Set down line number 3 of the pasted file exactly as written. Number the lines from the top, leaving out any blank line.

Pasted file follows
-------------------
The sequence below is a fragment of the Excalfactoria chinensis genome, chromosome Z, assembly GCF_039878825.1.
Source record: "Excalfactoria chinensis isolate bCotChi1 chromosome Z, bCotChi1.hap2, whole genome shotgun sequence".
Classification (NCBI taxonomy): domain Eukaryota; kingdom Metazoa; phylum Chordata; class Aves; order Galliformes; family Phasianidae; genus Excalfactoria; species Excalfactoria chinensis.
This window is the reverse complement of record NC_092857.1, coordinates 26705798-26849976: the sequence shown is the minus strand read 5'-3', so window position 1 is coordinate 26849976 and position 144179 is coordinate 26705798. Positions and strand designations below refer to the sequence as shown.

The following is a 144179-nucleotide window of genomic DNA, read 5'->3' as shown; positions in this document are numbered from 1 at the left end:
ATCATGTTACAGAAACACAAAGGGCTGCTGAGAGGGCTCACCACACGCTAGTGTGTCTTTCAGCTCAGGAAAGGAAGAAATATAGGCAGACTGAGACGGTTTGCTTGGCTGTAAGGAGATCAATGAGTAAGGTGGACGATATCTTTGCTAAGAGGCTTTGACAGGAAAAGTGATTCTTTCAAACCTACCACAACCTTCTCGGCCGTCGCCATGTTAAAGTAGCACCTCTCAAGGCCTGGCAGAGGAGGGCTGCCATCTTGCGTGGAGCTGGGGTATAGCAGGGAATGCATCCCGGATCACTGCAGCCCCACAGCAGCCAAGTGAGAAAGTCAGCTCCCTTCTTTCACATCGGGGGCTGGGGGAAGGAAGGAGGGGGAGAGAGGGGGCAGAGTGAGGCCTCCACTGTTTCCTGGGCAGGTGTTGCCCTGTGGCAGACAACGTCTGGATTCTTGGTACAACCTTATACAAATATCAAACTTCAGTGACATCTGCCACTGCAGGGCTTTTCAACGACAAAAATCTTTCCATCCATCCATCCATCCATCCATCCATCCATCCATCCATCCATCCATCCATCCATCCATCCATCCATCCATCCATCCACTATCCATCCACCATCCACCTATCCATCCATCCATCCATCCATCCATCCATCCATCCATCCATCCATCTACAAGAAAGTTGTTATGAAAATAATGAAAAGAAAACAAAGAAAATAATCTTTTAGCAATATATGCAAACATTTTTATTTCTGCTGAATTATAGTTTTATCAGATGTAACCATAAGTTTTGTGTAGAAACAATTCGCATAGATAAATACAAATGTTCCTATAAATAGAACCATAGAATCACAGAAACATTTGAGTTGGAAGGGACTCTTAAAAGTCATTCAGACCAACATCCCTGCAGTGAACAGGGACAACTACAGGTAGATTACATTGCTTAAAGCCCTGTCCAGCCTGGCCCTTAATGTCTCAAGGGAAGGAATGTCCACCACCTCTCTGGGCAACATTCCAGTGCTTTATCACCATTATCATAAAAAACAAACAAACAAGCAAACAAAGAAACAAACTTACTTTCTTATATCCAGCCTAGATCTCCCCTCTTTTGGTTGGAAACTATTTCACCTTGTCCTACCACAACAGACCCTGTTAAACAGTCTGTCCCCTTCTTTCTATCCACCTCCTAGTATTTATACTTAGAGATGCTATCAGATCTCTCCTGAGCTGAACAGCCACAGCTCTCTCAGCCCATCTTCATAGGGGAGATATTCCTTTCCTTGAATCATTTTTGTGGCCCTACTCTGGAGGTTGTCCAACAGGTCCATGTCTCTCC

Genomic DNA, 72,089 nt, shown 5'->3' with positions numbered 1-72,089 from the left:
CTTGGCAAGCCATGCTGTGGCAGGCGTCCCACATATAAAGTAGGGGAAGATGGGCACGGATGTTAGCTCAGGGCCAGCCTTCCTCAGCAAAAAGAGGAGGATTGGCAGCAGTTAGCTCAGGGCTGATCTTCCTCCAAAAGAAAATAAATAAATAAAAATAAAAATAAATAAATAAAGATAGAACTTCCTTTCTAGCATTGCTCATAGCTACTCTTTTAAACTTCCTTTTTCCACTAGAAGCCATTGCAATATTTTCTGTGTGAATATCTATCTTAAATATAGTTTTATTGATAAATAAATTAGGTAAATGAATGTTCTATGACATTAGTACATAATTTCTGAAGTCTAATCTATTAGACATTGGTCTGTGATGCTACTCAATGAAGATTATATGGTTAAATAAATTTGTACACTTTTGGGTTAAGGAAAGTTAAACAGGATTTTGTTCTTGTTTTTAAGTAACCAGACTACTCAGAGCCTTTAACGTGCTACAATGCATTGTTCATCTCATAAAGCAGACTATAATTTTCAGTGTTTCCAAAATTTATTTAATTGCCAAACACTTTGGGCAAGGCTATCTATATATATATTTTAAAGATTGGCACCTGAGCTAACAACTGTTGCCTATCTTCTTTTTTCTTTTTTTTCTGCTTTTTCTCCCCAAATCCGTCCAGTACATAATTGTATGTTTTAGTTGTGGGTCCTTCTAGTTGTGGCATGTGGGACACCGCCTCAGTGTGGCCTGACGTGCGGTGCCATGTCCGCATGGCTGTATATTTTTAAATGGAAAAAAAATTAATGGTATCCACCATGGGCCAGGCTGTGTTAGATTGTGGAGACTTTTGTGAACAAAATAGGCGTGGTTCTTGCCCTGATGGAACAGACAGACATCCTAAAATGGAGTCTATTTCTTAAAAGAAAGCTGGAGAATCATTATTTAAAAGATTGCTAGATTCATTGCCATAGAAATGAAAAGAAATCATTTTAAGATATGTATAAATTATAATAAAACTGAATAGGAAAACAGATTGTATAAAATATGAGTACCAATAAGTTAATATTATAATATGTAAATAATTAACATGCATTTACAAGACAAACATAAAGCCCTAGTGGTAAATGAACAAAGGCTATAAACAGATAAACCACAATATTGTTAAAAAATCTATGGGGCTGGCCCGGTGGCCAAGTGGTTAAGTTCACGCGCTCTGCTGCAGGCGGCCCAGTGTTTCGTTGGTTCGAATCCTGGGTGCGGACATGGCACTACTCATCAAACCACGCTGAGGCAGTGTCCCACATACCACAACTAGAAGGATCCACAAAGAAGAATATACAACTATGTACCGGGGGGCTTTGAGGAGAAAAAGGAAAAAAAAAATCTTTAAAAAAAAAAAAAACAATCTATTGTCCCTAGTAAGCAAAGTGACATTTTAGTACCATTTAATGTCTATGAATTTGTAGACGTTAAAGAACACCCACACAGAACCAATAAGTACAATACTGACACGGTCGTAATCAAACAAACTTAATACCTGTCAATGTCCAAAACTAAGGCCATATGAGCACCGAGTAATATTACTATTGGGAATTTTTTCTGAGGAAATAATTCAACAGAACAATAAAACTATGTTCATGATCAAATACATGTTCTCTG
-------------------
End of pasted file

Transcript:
Classification (NCBI taxonomy): domain Eukaryota; kingdom Metazoa; phylum Chordata; class Aves; order Galliformes; family Phasianidae; genus Excalfactoria; species Excalfactoria chinensis.